According to WebMD, the sales for nail polish have reached nearly $800 million a year in the United States. But women don’t want to spend money on polish that will chip and fade away in just a few days. So now they have the option of gel polishes that offer a two to four-week staying power. According to cosmetic chemist Ni’kita Wilson, CEO and co-owner of Catalyst Cosmetic Development in Union, “gel polishes last longer and resist chipping.” Unfortunately, there is a negative aspect to gel manicures that stems from the UV-curing step.
One of the dangers that come with gel manicures is the increased risk of nail thinning says WebMD. But that’s not the main concern here. The main concern is the UV radiation from nail lamps. In 2009, a study was conducted by scientists at the Wellcome Trust Sanger Institute that mapped the genetic material that composed melanoma taken from a patient that had the disease. Melanoma is a type of cancer that develops from pigment-containing cells known as melanocytes.
Using advanced molecular technology, the scientists were able to identify thousands of mutations; the vast majority were caused by UV radiation. It’s unclear to what extent UV radiation influences the development of melanoma; this research does indicate that there is a link between them. However, Chris Adigun, MD states that the UV exposure from these lamps is not enough to warrant a high risk of developing malignant cancer.
Warning Signs of Melanoma: Just because the there isn’t enough exposure to warrant a high risk of melanoma, doesn’t mean people who are getting gel manicures shouldn’t be aware of the warning signs of it. The first warning sign is asymmetry; this is when one half of the mole does not match the other half of it, according to WebMD. The easiest way to determine this is to draw an imaginary line through the middle and compare them.
Another warning sign is a border. WebMD explains that border is when the edges of the mole are blurred, ragged or even irregular. Melanoma lesions will often have uneven borders. Another sign is color. According to WebMD, a mole that has different shades of color which could be tan, blue, black, white or brown, is suspicious. Normally, moles only have one shade of color, they add. Diameter is another warning sign, says WebMD. If the mole is larger than the eraser on a pencil, it may be a cause for concern. If your mole is evolving, which means that it is shrinking, growing bigger, changing color, itching or bleeding, you should get it checked out. WebMD states that melanoma lesions will often grow larger and change in height quickly.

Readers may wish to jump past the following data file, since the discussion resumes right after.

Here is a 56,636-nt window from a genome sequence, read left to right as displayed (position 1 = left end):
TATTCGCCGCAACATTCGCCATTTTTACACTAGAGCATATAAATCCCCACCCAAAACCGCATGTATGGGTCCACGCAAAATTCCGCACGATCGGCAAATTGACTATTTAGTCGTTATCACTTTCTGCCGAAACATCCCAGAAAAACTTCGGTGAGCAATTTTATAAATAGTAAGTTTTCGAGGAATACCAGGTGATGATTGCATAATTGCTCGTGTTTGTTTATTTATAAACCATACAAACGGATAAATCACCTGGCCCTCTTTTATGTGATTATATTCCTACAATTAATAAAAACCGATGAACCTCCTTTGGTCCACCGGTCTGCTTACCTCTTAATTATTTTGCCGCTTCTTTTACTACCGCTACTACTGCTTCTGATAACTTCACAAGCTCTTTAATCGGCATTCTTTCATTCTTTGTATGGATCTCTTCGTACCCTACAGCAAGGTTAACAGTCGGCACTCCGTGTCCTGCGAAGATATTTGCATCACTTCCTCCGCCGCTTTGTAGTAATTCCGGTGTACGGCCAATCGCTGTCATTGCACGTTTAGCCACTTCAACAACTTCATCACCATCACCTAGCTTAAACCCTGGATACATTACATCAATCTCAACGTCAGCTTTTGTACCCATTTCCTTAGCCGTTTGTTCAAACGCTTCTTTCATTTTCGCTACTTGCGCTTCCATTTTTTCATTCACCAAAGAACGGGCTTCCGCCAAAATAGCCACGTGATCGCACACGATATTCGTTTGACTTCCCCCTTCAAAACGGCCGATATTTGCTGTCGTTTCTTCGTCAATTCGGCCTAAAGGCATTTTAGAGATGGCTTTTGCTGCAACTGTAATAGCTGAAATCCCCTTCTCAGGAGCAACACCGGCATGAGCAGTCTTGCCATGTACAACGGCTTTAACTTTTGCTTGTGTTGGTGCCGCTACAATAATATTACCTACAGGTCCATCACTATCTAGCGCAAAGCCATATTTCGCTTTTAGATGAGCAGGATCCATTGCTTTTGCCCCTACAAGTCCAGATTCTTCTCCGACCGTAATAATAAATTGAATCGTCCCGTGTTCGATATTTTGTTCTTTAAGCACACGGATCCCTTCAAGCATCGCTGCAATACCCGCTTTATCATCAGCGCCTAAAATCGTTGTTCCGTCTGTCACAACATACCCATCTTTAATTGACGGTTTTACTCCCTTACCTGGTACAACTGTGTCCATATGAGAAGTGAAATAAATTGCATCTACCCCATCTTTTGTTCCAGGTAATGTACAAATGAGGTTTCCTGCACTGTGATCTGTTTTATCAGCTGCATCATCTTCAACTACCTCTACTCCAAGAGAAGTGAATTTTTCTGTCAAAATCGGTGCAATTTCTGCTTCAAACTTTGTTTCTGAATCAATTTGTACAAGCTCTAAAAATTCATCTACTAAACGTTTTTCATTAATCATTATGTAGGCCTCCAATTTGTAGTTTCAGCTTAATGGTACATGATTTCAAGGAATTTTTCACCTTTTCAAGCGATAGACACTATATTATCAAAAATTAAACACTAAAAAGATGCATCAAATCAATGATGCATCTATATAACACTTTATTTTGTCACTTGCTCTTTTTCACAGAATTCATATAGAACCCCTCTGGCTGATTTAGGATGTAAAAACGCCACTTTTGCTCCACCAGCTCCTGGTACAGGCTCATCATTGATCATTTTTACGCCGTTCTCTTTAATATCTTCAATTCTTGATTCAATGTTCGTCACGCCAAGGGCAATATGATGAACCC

Other Health Risks of Nail Polish: A study was conducted by Dr. Heather Stapleton that tested for signs of chemical toxins in nail polish on 24 women. Results indicate that 100% of the participating women showed signs of triphenyl phosphate 10 hours after applying nail polish. Stapleton voiced her concern by stating that “There is growing evidence suggesting that TPHP may affect hormone regulation, metabolism, reproduction, and development.”
How to Protect Yourself: According to scientist Valetti Lang, acting manager of the Pollution Prevention Branch of the Department of Toxic Substances Control for the California Environmental Protection Agency, the labeling does not always reflect the ingredients that are in the nail polish. So scientist Rebecca Sutton, Ph.D., senior scientist at the Environmental Working Group says that people who are getting their nails polished should skip the polish and buff their nails for a more natural shine. She adds that the chemicals in these nail polish products have well-established concerns, so it should not be a concern for consumers.
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